About one-fourth of more than 800 employees suspended or fired for mistreatment at 13 state facilities for the mentally and developmentally disabled - worked at two schools.
The Associated Press reports both schools had been targeted by federal investigators.
The Lubbock and Denton schools have been under investigation by the civil rights department at the U.S. Department of Justice.
An AP analysis of state records finds at least 208 employees at those facilities have been fired or suspended since fiscal year 2004 for mistreating patients.
Government records also show that nearly 58 percent of the 822 firings or suspensions since fiscal 2004 for abuse, neglect or exploitation of residents came from four of the 13 state schools:
The Associated Press obtained the figures through an open records request made to the Department of Aging and Disability Services, which oversees the state schools.
The department has so far declined to release figures from thestate schools in Denton and Lubbock, claiming an exemption to disclosure laws because the figures are "pertaining to pending or anticipated litigation."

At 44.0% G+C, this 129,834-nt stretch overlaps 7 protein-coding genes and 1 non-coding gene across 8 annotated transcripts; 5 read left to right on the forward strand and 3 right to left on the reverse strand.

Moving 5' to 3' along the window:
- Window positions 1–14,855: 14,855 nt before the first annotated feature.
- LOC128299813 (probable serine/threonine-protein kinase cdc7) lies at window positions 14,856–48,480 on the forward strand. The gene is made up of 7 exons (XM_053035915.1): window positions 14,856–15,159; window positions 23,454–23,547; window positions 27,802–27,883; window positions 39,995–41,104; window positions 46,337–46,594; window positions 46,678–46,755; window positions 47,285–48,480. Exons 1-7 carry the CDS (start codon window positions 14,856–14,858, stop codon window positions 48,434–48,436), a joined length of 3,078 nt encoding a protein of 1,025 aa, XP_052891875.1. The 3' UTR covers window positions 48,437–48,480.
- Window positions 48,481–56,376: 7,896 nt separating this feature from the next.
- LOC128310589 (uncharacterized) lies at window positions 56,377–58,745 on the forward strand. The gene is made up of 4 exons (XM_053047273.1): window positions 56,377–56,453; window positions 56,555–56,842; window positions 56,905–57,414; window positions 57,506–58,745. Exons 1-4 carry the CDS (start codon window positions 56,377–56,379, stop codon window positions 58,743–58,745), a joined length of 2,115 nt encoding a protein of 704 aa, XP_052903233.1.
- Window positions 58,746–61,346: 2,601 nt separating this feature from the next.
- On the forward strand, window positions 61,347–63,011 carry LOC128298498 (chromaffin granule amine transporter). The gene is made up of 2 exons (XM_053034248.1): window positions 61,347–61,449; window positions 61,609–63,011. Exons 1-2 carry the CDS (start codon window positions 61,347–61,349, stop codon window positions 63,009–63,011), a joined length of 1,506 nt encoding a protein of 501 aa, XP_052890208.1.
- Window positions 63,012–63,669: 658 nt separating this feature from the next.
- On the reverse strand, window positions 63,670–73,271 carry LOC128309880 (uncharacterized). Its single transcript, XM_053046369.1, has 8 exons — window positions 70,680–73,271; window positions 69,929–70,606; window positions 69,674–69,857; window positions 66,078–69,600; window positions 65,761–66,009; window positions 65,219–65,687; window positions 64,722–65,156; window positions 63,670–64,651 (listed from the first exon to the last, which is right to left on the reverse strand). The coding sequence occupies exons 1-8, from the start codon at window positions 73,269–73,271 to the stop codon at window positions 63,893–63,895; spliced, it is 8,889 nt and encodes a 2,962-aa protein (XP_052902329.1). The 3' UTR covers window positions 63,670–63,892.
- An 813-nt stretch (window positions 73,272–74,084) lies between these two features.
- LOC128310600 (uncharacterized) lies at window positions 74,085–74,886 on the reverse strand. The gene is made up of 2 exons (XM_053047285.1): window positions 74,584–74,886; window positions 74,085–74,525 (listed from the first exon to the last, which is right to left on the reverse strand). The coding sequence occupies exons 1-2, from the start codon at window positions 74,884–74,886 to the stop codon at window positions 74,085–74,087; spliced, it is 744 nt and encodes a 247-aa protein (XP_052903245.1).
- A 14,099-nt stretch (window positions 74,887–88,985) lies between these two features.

AP was unable to determine the number of suspended or fired employees at Denton and Lubbock individually. It was only possible to come up with a combined number for the two schools.
Critics of state schools have said the number of disciplined employees is proof that the facilities are ineffective and dangerous and should be closed in favor of smaller, community-based settings.
Supporters of state schools, including families with loved ones at the facilities, say they offer the best available care for the state's most vulnerable residents.
Governor Rick Perry and other state officials have defended the suspensions and firings as proof of a zero tolerance policy for abuse by the Department of Aging and Disability Services.
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